Meat can be a valuable source of nutrients if taken in moderation, according to experts. It’s rich in animal protein, iron, zinc and vitamin B12. But not every meat is the same, not every intake is recommended, and vegetables contain almost every nutrient you can get from meat.
Red meat is rich in many nutrients our bodies need to function, mostly protein and vitamin B. However, it’s also clear that red meat is not without its drawbacks. Consumed without moderation — more on that later —, red meat has been linked to several conditions, like type 2 diabetes or even cancer. There’s also evidence pointing to the fact that it heightens your bowel cancer risk. What levels are considered to be safe, and what are the healthier alternatives?
What is red meat? And processed meat?
Before we dive in, it may be helpful to get some clarity on what is red meat. Some examples include:
Pork and meat from pigs, like ham
As Diabetes UK notes, red meat is a mainstay of some diets like paleo diet. People following this diet, however, tend to go for unprocessed meat, as they seek to imitate the diet that may have been available to our ancestors.
The good news is not every animal meat is red meat or has to be processed. As part of a healthy diet, some meats that may be safer to consume in this regard are:
As for “processed meat”, this is the term used to describe those meats that have undergone a preserving process. This can be achieved by smoking, curing, salting or adding preservatives to the meat. Processed meat is more common than you may think, as some examples are:
deli meats such as salami
canned meat such as corned beef
sliced luncheon meats, including those made from chicken and turkey
The risks of red and processed meat
A few years ago meat made headlines as some people suddenly started learning about how it can damage their health by worsening or leading to several health conditions, even some cancers. The stir, in late 2015, followed a report by the World Health Organisation that declared processed meat as carcinogenic. As Harvard’s School of Public Health noted, WHO’s International Agency for Research on Cancer (IARC) had labelled consumption of processed meat as “carcinogenic to humans” and that of red meat as “probably carcinogenic to humans”.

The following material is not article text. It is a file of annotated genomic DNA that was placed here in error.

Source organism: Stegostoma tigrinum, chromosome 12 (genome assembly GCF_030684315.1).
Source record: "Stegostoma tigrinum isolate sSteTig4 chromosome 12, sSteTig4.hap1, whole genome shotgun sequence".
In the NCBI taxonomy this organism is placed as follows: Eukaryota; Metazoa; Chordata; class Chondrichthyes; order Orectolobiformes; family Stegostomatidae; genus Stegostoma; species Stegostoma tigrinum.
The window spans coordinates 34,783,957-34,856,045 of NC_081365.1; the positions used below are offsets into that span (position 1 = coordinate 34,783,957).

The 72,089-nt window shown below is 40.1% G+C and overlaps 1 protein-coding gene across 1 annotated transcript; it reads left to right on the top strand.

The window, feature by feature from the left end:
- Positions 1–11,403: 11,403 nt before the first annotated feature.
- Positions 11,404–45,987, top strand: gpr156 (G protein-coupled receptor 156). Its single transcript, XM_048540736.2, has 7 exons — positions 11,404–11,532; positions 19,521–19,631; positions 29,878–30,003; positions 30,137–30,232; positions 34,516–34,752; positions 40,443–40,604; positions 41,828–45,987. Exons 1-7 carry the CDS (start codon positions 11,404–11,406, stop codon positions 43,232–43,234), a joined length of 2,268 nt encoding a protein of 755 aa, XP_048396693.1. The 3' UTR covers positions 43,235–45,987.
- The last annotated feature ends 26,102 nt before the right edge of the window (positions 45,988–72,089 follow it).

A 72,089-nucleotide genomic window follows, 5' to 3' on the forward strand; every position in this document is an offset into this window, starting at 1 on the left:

These conclusions built on previous research pointing to how high meat consumption of red or processed meat may potentially lead to a raised risk of some cancers, like colorectal cancer.
In the aftermath of the decision, IARC and WHO had to clarify that while their work does identify hazards via qualitative evaluation of whether a certain element can cause cancer or not, these guidelines do not constitute an assessment system to determine the magnitude of the risks in a quantitative way. IARC’s findings and resolutions can encourage governments to review and update their official dietary recommendations.
The decision was made after more than 800 studies on the matter were evaluated by the IARC Working Group, a panel or 22 scientists from ten countries.
So, what’s the maximum amount of red and processed meat I should be eating?
Recommendations by the NHS are no more than 70g of red and processed meat a day. A particularly important threshold to consider is 90g a day. Those who eat more than that should consider lowering their intake, NHS says. They can do so by going for smaller portions or looking for healthier alternatives.
Those who surpass this limit on a given day can eat less on the following days to compensate or even consider following “meat-free” days, as it’s the average daily amount that you should keep in mind when trying to stay below 70g.
While quantities may seem abstract, the NHS uses some examples to illustrate how much 70g is. Here are a few ones among those listed:
a portion of Sunday roast (3 thin-cut slices of roast lamb, beef or pork, each about the
size of half a slice of sliced bread) – 90g
grilled 8oz beef steak – 163g
cooked breakfast (2 standard British sausages, around 9cm long, and 2 thin-cut rashers of bacon) – 130g
large doner kebab – 130g
5oz rump steak – 102g
quarter-pound beef burger – 78g
thin slice of corned beef – 38g
a slice of black pudding – 30g
a slice of ham – 23g
On the other hand, the American Institute for Cancer Research recommends limiting red and processed meat consumption. Professor Martin Wiseman, from the World Cancer Research Fund, stressed that “no level of intake can confidently be associated with a lack of risk“. As a dietary goal, it was recommended to limit consumption to “no more than three portions per week”, an equivalent to about 350—500g. That’s for red mead only, as it’s recommended to consume very little, “ir any”, processed meat.